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Tom Santschi

Tom Santschi

Paul William Santschi (1878-1931) Swiss Actor, Technical Advisor, Fight Consultant, Writer, Producer and Director. The pioneer film actor, writer and director was born Paul William Santschi. At an early age, William (or Bill as he was called) exhibited a keen interest in the performing arts. His love of acting manifested itself in his compulsion to entertain his relatives with improvisations and songs. At age ten or so after moving with his parents and sisters Florence and Minnie to Kokomo, Indiana, he began studying voice and piano. By the time he left school at age seventeen to apprentice with a stock company, he was already an accomplished pianist - an activity that was to serve him well in supplementing his income during his early years in the theater.

He was one of the first actors to leave the legitimate stage for a film career, joining the Selig Polyscope Company in Chicago where it is believed his first work was in a condensed one-reel version of the play 'The Heart of Maryland.' Shortly thereafter he came with 'William N. Selig' to Los Angeles where in a temporary studio at 7th and Olive St., he starred with Jean Ward in the first film made completely in California, The Heart of a Race Tout (1909) released in July 1907. Some sources, however, claim that the first dramatic film made solely in Los Angeles was In the Sultan's Power (1909) in which he, Hobart Bosworth and Betty Harte starred.

For the next few years Tom (a name he chose when he started film work) along with fellow pioneers such as Hobart Bosworth and Robert Z. Leonard churned out dozens of features for Selig Polyscope as the fledgling motion picture industry developed. During this period, 'Kathlyn Williams' and Tom starred in what was described as the first true cliffhanger serial The Adventures of Kathlyn (1913). Three years later it was edited and released as a full-length feature.

In 1914 came the role for which he was most famous, Alex McNamara in the original version of The Spoilers (1914). It was in that movie that he and William Farnum performed the most ferocious screen battle that filmgoers of that day had ever witnessed. Both of the men had agreed to make the fight a real one and at the end of the scene were reportedly carried from the set with multiple cuts, contusions and broken bones. Of the eight-reel film, apparently only one reel of this feature has survived the decades but it contains, absent stunt doubles and breakaway furniture, one of the most famous and brutal brawls in film history. In 1930 he and Farnum served as fight consultants in a remake of the movie starring 'Gary Cooper'. Six months prior to his death, they fought again in Ten Nights in a Barroom (1931).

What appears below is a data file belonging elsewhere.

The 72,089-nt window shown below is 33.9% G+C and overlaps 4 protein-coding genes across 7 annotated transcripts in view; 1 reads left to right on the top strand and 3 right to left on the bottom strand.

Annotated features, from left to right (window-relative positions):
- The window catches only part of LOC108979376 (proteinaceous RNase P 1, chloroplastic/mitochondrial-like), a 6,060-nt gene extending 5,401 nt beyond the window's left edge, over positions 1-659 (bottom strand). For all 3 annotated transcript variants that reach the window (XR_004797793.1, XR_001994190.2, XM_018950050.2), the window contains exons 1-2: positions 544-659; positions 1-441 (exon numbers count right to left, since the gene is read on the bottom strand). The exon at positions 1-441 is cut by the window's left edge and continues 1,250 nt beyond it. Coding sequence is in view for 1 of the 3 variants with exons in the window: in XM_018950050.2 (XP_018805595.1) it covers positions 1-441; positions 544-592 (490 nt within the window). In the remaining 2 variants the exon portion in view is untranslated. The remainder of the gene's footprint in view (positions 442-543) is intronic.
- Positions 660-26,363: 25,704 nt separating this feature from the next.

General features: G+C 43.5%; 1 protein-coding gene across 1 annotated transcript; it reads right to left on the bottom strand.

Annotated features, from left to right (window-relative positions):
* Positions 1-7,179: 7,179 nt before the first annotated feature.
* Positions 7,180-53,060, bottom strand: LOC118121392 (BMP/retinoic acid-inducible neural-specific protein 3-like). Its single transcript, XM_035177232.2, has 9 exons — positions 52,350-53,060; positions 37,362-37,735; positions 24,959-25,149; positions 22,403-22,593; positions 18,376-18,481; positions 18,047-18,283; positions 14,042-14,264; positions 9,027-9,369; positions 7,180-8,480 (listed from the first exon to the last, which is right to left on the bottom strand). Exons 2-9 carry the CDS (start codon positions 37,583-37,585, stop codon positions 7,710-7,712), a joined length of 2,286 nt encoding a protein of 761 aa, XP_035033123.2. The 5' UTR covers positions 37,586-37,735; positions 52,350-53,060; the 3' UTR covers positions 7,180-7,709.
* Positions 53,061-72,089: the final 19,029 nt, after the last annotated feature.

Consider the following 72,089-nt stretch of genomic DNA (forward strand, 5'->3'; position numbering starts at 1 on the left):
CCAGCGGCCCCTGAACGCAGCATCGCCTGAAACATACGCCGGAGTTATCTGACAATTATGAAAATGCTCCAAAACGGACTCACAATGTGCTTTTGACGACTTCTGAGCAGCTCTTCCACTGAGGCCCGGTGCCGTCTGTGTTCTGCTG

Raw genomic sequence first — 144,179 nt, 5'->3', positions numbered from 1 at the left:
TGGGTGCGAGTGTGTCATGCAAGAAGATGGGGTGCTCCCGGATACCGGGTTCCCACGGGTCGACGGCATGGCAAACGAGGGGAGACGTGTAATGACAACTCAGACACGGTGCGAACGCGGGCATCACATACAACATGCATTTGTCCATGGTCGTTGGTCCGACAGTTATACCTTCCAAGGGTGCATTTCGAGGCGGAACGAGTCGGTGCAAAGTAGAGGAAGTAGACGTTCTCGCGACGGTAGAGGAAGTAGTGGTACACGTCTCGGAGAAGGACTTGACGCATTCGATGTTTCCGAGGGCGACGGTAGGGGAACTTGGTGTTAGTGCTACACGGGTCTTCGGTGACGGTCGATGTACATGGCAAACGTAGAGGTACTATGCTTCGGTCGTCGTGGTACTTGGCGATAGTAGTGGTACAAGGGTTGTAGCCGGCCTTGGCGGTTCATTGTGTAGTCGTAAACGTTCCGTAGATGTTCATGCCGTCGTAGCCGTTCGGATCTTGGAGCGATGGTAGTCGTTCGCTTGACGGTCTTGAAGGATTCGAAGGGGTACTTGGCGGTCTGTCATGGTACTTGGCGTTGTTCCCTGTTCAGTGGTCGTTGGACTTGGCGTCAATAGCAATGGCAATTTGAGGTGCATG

Because of his brawn, stature and piercing blue eyes, he was in constant demand during the 1920s for the portrayal of villainous characters. He can be seen fighting with William S. Hart in _Cradle of Courage (1920)_ and trying to do away with Rin Tin Tin and 'Jason Robards, Sr.' in Hills of Kentucky, The (1927) and Tracked by the Police (1927). There were notable exceptions to this type casting. For example: he was a Chicago Cubs pitcher and New York Giants manager in the baseball feature Life's Greatest Game (1924); Detective Callahan in the comedy Paths to Paradise (1924); and a sympathetic "Bull" Stanley in the existing print of the western 3 Bad Men (1926) directed by 'John Ford'. Unfortunately, an acclaimed sensitive performance in the first American film directed by Michael Curtiz, The Third Degree (1926), is presumed lost.

He acted in over 245 films during the period 1907-1931 and directed 28 during 1914-1916. He wrote one screen play in 1914. The exact number of films he made cannot be determined. Incredibly, a 1915 two-reeler 'In the King's Service' in which he starred with Marion Warner surfaced at a yard sale in Maine and was shown along with The Spoilers (1914) at a Northeast Historic Film Festival at Bucksport, Maine in 2002. Subsequently the print was given to the Museum of Modern Art for preservation. Tom Santschi died in his sleep from a heart attack in Los Angeles on April 9, 1931 at the age of 50.


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